Sunday, August 28, 2011

In Praise of Older Motherhood

My mother and father had me when they were 26 and 27, respectively, which means by the time they were my age, they had a fifteen-year-old. A sad, sulking, sarcastic teenager. I try to imagine having a teenager at this point in my life, and I am very glad I don’t.

I worry less that I’ll be too tired to keep up with her, and more that her experience of life will be so removed from my own, that it will hard for me to relate. I can remember making a solemn oath to myself as a teenager, that I would never forget what it felt like to be fifteen. It was probably after some emotional injury that sent me reeling into a black mood—unrequited love, parental blowout, peer group weirdness. I was probably scrawling bad poetry in my journal, tears falling on the page, letting the ink run, the words blur. I can conjure some reconstructed image of myself: part memory, part what I know of myself from my journals. Despondant, lonely, full of yearning.

But the truth is, viscerally-speaking, I’ve forgotten.

I feel a bit ashamed of this. As if I have failed my teenage self. Somehow, I’ve become an adult suffering from adolescent amnesia.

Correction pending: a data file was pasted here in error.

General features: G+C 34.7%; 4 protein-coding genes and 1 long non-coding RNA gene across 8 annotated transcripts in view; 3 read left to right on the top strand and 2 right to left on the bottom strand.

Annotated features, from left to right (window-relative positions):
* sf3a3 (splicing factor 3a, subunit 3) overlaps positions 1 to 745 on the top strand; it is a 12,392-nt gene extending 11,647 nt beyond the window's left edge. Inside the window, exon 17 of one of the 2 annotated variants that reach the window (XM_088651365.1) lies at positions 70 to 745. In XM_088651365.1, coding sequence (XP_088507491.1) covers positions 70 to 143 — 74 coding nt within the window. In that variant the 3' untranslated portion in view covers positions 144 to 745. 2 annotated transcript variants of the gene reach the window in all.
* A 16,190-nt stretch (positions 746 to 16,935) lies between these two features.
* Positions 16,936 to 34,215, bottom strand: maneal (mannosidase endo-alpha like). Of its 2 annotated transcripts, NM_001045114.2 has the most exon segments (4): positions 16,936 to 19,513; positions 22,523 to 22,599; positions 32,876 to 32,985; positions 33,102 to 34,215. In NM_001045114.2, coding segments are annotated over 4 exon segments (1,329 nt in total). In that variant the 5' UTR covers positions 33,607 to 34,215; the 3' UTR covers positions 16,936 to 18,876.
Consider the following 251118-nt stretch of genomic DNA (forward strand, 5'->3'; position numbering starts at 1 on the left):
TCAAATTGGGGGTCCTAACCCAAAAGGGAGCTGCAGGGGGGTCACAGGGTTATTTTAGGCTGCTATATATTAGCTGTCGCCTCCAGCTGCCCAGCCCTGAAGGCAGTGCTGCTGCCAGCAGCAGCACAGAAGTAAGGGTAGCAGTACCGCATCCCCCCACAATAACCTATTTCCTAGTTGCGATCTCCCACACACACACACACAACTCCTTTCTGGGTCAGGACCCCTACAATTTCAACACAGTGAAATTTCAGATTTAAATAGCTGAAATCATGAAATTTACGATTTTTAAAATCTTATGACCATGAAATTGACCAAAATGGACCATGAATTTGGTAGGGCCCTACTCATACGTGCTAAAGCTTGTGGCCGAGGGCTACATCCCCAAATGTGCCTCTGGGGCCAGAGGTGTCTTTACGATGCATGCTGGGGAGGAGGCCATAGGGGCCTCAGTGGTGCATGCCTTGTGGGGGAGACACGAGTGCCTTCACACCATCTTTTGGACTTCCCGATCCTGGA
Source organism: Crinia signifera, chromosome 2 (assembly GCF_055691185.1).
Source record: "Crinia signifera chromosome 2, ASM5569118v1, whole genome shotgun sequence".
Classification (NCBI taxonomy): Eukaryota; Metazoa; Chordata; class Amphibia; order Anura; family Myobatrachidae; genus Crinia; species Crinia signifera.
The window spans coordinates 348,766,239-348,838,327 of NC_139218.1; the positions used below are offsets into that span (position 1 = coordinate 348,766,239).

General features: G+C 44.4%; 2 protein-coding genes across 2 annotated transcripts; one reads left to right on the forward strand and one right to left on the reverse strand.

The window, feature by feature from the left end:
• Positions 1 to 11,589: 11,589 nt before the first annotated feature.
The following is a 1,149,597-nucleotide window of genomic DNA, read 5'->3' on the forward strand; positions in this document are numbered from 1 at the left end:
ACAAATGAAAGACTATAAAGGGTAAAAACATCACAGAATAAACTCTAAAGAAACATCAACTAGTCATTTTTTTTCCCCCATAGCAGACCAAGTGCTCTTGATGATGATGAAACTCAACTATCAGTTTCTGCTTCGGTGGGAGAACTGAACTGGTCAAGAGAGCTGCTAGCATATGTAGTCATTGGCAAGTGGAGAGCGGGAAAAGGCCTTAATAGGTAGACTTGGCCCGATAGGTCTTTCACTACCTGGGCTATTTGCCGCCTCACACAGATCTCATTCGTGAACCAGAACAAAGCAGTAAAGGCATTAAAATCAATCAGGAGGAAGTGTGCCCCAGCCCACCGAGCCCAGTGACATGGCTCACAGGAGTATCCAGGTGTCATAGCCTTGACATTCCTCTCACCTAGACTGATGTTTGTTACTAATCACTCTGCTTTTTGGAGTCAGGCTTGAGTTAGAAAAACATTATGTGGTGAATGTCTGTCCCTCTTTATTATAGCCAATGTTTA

I turned forty-one this week. It hardly seems possible that I could be that old. When I am playing with Sophia, I can inhabit the giddiness of three. Playing hide-and-go-seek, crouching in the bathtub, waiting for her to find me, the effervescent giggles I am stifling are circa 1973. But there are other times, perhaps when she asks me be her baby and lie down in her bed while she covers me with a blanket and reads me a story (that she doesn’t actually read, but rather, silently leafs through) that I am gripped by boredom, longing to check my email and I realize, with some disappointment, that I am a grown-up.

I can’t say, though, that I would have been better off having her any younger, in my tumultuous twenties. Before I knew how to be a partner to another person, before I had made peace with my own parents, before I came to believe that my relationships take precedence over my vocational aspirations. I think she would have suffered as I stumbled my way through early adulthood, a casualty of my divided attention and self-absorption.

I think, now in my forties, I am truly ready to parent. I feel more able to be present for others than I have at any other point in my life. I am more patient, more attune, more sure of myself. I am encouraged by this, and, for the first time, entertaining the possibility that it only gets better. That by the time Sophia is fifteen, perhaps I will not need to remember what it feels like to be fifteen to be an effective, empathic parent.

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